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Palestinians Watching Israeli Political Upheaval Closely


The decision by Israel's Prime Minister Ariel Sharon to quit his Likud Party and call new elections has surprised and shocked many Israelis. Mr. Sharon's political gamble has also caught many Palestinians off guard.

Mr. Sharon said Monday that the new party he is forming will follow the internationally-backed "Roadmap" peace plan, and that he does not envision unilateral Israeli pull backs in the West Bank.

Under the Roadmap peace plan, Palestinians are to end attacks on Israelis, and Israelis are to suspend settlement construction in the West Bank.

Saeb Erekat is the chief Palestinian Authority negotiator in talks with Israeli officials. He says Mr. Sharon's political gamble is extremely significant for Palestinians.

"I believe it is an eruption of a political volcano in Israel," he said. "I believe it is a restructuring of politics in Israel. I do not think this is happening because of economic or social program, it is happening because of us, the Palestinian-Israeli conflict. I have not seen anything more significant in Israel since 1967."

Many political observers in Israel and the Palestinian territories say the pending Israeli election campaign and Palestinian elections in January put the conflict between Israelis and Palestinians on hold.

Hanan Ashrawi, a long-time advocate for Palestinian rights and a member of the Palestinian Legislative Council, agrees, but she also says Mr. Sharon's political move could free up Israeli politics from what she describes as its current hardened positions.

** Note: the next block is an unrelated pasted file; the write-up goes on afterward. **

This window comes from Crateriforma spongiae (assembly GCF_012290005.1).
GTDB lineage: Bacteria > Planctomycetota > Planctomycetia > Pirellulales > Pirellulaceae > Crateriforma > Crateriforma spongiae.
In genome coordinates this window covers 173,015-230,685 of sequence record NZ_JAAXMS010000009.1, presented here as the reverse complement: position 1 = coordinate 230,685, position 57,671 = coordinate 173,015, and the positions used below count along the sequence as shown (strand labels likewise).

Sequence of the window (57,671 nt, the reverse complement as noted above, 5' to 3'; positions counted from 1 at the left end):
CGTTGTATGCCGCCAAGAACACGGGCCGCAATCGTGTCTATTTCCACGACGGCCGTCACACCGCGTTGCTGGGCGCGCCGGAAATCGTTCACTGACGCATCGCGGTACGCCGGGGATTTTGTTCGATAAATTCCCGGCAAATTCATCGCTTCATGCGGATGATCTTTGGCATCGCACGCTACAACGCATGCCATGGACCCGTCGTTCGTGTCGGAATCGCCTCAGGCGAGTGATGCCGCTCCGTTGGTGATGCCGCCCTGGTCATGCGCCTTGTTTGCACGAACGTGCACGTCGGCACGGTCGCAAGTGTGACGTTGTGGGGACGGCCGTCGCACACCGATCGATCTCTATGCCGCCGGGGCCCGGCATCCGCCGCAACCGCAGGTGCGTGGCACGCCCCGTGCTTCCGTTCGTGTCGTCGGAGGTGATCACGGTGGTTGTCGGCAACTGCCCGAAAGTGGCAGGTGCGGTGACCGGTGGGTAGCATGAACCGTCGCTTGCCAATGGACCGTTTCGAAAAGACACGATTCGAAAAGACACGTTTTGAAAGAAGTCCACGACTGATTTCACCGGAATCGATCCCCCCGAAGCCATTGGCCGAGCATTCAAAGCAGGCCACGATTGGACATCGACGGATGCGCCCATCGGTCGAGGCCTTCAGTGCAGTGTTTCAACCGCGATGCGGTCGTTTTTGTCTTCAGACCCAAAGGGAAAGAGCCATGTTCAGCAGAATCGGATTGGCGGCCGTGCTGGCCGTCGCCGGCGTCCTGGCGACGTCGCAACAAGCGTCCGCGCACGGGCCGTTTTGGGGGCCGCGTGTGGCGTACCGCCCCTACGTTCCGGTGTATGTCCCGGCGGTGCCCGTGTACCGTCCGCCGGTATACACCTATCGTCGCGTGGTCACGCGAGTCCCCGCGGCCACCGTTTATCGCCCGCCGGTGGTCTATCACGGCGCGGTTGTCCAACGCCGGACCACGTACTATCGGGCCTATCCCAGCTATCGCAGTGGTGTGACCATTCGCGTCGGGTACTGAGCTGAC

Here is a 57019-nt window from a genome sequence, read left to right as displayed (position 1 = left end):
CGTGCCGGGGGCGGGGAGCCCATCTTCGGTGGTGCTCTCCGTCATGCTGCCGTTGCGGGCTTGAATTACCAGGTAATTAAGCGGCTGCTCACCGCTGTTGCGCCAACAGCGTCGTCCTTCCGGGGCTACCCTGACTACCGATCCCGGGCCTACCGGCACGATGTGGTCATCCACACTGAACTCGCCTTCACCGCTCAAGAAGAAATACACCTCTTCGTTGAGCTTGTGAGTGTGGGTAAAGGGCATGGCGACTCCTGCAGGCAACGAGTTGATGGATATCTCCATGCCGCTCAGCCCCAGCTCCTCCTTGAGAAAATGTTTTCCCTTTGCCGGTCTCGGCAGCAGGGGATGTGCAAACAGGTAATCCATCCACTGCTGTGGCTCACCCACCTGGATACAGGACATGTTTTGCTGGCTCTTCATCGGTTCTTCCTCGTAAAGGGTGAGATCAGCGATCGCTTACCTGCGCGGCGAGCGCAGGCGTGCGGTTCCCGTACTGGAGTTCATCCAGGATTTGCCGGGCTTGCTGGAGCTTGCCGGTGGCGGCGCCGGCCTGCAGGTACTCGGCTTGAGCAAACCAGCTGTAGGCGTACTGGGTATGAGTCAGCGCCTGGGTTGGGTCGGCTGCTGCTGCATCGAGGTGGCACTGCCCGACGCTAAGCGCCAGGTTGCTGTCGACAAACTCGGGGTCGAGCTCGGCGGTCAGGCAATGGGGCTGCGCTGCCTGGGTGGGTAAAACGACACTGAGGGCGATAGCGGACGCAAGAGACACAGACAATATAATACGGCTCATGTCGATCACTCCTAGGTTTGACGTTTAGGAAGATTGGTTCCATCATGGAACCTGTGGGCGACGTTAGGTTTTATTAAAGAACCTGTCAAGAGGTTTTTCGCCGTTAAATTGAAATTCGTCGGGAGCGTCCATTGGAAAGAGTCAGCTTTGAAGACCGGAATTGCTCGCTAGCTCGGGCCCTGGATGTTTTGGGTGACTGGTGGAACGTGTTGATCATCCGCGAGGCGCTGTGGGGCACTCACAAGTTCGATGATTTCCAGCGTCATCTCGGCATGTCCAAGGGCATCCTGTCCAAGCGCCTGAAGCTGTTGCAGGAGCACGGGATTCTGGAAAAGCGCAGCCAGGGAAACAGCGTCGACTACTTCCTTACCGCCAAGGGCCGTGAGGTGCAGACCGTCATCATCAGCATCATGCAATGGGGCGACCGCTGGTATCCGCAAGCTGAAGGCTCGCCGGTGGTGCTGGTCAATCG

"Ultimately it is healthy for Israel to do this, because the Likud was essentially just a competition between the extreme right and the more extreme right," noted Ms. Ashrawi. "The Labor Party was almost nonexistent and co-opted by Likud. So, now, the real political map will be drawn up, and there will probably be a period of a lack of external activity, or movement on the peace process. In preparation for the elections, I think, there will be heightened rhetoric to win votes, but in a post-election era, there probably will be a re-emergence of a peace camp."

Direct talks between Israelis and Palestinians were suspended last month, after a suicide bombing in Israel killed at least five Israelis. Israeli officials say they will not re-start talks until the Palestinian Authority does more to disarm militants who carry out attacks against Israelis.

The Palestinian Authority's Saeb Erekat says the Palestinian Authority has pledged to disarm militants, and he will be waiting to talk with Israeli officials when the elections are over.

"I hope that, once the dust settles down in Israel, that we will have a partner that is willing to re-engage in the end game, the end of conflict, in order to achieve a peace treaty between Israelis and Palestinians, which, I believe, is doable," said Mr. Erekat.

Mr. Erekat says Palestinians no longer view Israeli politics as a purely internal matter that has no effect on their lives. What happens politically in Tel Aviv or Jerusalem, he says, has an immediate impact on Palestinians in Jericho or Gaza, or anywhere else that Palestinians live.

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